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cinemadaily | Rotterdam Roundup

cinemadaily | Rotterdam Roundup

With Sundance 2010 officially a wrap, let’s turn out attention to the International Film Festival Rotterdam, underway as of last Wednesday.

“The first Korean film to open the festival, [Park Chan-ok’s] ‘Paju’ received a mixed response from the Rotterdam audience,” reports Geoffrey Macnab for Screen Daily. “A slow burning character drama with a complex narrative structure, it was not an obvious crowd pleaser although it was praised by some for its artistry.”

“The best new work I’ve seen here, British director Simon Rumley’s revisionist horror film ‘Red White & Blue,’ is not a Euro or Asian production, but a joint, low-budget UK/US project shot in Austin, Texas,” writes Howard Feinstein in his dispatch from the festival for indieWIRE. “It is rumored that it will have its American premiere at South by Southwest (SXSW) next month. Any other festival would have pigeonholed ‘Red White & Blue,’ into a midnight section geared toward late-carousing young’uns, but here, in an arguably more egalitarian society than most, it is treated just like any other fine film, part of the Spectrum strand that includes arthouse fare, docs, and other genre movies.” Continues Feinstein: “Rotterdam’s reputation, however, rests on its comprehensive sidebars.”This year’s most ambitious undertaking is a two-part exhibition, ‘Where Is Africa?’ and ‘Forget Africa.’ Zuilhof went to 10 sub-Saharan countries with international directors in tow. The visitors made films about their experiences but also collaborated with local filmmakers, most of whom have not had access to decent equipment and the luxury of subtitling to export their achievements.”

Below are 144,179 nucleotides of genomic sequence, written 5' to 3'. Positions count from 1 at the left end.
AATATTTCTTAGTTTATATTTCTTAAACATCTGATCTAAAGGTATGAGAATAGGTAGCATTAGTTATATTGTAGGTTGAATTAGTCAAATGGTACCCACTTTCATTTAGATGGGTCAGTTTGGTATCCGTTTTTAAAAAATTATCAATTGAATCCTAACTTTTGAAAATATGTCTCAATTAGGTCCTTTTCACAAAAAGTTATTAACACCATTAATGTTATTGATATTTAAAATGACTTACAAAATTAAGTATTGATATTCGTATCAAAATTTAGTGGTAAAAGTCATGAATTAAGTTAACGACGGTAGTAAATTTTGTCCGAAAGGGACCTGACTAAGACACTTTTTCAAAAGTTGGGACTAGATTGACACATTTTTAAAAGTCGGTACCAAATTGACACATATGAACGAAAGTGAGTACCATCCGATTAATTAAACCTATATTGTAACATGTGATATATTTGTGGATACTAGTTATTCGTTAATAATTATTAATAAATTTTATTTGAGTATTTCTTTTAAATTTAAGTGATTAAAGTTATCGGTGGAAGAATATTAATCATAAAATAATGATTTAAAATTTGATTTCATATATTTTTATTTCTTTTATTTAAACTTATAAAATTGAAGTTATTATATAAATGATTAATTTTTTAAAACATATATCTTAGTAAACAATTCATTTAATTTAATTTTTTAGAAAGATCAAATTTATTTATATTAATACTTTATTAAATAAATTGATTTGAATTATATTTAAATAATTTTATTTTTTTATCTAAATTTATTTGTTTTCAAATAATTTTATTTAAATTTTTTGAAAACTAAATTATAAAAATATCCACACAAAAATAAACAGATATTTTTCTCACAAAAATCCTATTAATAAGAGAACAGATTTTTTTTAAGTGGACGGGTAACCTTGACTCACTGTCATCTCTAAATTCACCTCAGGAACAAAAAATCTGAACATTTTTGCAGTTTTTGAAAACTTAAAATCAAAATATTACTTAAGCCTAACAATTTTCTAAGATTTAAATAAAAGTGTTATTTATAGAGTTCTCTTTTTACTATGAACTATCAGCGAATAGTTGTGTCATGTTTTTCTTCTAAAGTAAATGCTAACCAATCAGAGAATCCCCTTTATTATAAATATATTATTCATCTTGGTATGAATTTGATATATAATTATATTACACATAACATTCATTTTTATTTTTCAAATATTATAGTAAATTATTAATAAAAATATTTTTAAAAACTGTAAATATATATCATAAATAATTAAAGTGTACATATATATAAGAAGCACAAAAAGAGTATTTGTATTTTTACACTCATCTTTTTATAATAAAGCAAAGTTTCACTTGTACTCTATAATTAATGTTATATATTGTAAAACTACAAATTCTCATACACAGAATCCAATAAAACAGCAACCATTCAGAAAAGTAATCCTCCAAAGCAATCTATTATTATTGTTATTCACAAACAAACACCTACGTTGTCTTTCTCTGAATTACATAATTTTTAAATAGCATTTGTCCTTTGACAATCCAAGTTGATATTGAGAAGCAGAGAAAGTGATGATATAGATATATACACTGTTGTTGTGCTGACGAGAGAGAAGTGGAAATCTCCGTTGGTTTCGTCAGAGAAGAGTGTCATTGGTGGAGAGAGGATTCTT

Over at the Auteurs Notebook, Daniel Kasman is posting regular updates from the fest. A few highlights: “I don’t much travel the festival circuit, but I assume the genre of feckless, barely employed, malaise-ing youth such as those featured in Heng Yang’s second feature ‘Sun Spots’ are a convention well past its expiration date, and perhaps relevancy,” writes Kasman. “Yet few films so precisely and deliberately, almost stubbornly and most certainly stunningly frame their youthful clichés in as stoic and minimal a grandeur as Yang’s epic digital theater.” Comparing “Sun Spots” to another film at the festival, James Benning’s digital feature “Ruhr,” he reports that the latter “made up of 6 takes—tunnel, factory, forest outside of an airport, mosque, suburban road—which are relatively short compared to the hour-long 7th and final image of steam billowing and receding from a smoke stack as the sun slowly sets, is just as physically arresting to watch for similar reasons.”

“The lives of people in their twenties are put under a microscope in several films in the Tiger Awards competition at the International Film Festival Rotterdam,” notes Boyd van Hoeij for Cineuropa. “French debut feature ‘Chicks’ (‘La Vie Au Ranch’) from newcomer Sophie Letourneur portrays the life of two student girls in their early twenties… Using an offhand approach that focuses on the details of everyday life rather than large plot arcs, this seemingly improvised film, filled with constant chattering and a very loose camera, finds itself somewhere between fiction and documentary, as Letourner decided to find an already existing group of friends of non-actors to fit with her screenplay ideas.” Meanwhile, van Hoeij writes that Tobias Lindholm and Michael Noer’s Danish production “R” is a “hard-hitting prison drama” with “an appropriately rough and gritty look that is much aided by handheld camerawork and a washed-out colour palette.”

James Mansfield is blogging from the festival for Little White Lies and gives word on the Korean coming-of-age film “Eighteen”: “First time director Jang Kun-Jae has a fussy style that dilutes any power the actors formulate, flitting from sedate tracking shots to camera phone footage with little justification… there’s use of voiceover, flashback, slo-mo, and fade-to-black, yet this only yields fatigue, the image unfastened, baggy, and a deviation from the leaden narrative that’s unfolding beneath.”

celinejulie has a Rotterdam “wish list” with descriptions and links to several of the films screening at the festival. More from Peter Martin at Cinematical.

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